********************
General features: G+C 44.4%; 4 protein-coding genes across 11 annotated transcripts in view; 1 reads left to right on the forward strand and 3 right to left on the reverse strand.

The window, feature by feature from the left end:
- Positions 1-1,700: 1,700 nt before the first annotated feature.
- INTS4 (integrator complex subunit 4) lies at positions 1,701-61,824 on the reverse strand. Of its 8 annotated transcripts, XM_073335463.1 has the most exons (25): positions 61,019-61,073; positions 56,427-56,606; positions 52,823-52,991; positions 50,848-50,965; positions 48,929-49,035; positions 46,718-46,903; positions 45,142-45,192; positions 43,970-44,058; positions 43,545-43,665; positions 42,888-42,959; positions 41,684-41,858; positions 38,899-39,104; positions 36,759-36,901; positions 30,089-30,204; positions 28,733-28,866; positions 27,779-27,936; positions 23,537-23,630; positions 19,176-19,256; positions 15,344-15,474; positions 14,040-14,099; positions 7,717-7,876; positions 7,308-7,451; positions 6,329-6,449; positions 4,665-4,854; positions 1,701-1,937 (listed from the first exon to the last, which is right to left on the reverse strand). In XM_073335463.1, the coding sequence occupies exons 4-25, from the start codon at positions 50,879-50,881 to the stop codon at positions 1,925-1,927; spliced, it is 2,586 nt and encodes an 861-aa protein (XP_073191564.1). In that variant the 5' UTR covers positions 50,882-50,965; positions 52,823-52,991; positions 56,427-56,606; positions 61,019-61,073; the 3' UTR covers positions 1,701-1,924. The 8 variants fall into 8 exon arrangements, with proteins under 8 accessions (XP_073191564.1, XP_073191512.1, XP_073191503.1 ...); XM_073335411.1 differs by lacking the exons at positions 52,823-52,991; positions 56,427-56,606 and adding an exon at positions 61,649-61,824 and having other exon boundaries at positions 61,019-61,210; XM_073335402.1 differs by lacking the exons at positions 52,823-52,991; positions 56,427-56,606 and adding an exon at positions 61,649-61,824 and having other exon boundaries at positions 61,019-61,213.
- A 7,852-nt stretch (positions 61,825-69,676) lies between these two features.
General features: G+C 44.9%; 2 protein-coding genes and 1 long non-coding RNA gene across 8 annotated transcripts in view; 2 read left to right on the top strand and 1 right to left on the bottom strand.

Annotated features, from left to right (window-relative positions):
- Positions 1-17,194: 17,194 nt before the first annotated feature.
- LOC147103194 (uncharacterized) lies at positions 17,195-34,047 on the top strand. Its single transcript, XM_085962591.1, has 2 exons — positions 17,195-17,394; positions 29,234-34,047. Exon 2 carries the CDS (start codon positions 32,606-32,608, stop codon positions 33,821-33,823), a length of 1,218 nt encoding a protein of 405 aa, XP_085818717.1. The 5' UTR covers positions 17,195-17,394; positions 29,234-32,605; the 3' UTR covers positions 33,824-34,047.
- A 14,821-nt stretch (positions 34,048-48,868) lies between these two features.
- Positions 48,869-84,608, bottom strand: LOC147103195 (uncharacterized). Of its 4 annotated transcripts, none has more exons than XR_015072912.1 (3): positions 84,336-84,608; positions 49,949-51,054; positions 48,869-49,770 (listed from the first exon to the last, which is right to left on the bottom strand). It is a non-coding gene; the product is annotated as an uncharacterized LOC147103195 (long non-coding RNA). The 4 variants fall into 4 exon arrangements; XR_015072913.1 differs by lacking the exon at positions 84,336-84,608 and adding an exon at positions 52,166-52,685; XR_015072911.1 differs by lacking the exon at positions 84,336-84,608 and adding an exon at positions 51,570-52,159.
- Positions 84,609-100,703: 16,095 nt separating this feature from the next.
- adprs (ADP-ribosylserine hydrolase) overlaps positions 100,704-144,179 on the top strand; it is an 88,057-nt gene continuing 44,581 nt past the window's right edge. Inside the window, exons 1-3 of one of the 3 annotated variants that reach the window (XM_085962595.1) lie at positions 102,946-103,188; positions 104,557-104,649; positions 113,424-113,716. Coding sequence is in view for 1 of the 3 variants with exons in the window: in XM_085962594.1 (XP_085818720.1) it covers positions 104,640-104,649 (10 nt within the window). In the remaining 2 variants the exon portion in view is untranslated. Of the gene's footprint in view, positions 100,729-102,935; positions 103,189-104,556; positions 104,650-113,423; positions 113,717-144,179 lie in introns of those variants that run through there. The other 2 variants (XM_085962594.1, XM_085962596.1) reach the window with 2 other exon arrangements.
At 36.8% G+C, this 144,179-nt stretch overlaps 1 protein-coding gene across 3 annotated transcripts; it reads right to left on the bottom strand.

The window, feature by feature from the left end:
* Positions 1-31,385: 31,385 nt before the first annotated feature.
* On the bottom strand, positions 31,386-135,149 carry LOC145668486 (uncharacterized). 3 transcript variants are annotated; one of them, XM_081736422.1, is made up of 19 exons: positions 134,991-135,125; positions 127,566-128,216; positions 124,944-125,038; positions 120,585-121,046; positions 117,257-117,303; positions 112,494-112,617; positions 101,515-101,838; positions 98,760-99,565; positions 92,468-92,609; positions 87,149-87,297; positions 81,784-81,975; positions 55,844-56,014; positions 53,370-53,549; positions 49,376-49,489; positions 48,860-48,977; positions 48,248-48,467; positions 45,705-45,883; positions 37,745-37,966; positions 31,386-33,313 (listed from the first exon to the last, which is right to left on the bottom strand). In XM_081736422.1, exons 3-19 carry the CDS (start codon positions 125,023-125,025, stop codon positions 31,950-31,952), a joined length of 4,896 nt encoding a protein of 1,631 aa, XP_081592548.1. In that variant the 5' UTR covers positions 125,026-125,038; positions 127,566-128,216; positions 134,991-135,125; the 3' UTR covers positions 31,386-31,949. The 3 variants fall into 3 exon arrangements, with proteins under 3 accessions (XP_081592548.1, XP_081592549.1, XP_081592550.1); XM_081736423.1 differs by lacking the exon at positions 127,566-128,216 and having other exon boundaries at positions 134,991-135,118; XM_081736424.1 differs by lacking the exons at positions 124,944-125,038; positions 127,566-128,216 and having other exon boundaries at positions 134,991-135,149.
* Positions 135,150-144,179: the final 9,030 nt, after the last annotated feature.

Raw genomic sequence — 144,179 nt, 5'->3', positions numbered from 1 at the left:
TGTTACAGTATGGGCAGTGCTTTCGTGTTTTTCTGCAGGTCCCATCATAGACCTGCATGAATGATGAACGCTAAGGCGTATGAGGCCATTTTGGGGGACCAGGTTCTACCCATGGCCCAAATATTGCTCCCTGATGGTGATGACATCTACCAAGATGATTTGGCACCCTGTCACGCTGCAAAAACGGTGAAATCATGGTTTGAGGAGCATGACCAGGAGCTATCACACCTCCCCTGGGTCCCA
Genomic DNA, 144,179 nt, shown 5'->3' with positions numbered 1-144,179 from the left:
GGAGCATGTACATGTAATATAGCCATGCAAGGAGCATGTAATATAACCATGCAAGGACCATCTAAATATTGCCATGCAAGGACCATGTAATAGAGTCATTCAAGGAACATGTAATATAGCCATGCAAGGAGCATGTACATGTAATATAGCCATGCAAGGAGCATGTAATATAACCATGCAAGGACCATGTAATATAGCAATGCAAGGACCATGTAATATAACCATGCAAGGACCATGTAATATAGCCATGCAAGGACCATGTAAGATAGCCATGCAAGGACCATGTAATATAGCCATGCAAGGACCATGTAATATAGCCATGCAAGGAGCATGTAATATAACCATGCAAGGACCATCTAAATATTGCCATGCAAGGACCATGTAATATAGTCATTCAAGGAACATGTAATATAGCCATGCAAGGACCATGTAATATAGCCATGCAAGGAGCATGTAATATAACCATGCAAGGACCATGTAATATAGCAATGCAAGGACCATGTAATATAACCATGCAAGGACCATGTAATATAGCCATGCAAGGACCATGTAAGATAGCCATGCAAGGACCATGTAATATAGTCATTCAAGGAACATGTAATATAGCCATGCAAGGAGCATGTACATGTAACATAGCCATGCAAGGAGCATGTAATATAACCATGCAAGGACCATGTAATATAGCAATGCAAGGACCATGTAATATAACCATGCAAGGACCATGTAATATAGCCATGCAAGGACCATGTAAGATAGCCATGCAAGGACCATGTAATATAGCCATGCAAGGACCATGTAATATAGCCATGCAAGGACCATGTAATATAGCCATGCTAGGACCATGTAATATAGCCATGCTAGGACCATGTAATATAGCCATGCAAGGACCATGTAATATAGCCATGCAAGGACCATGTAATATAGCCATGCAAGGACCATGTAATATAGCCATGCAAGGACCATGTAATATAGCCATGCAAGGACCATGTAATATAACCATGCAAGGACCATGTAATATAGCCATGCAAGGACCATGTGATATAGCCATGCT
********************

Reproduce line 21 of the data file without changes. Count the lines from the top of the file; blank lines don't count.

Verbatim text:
Genomic DNA, 144,179 nt, shown 5'->3' with positions numbered 1-144,179 from the left: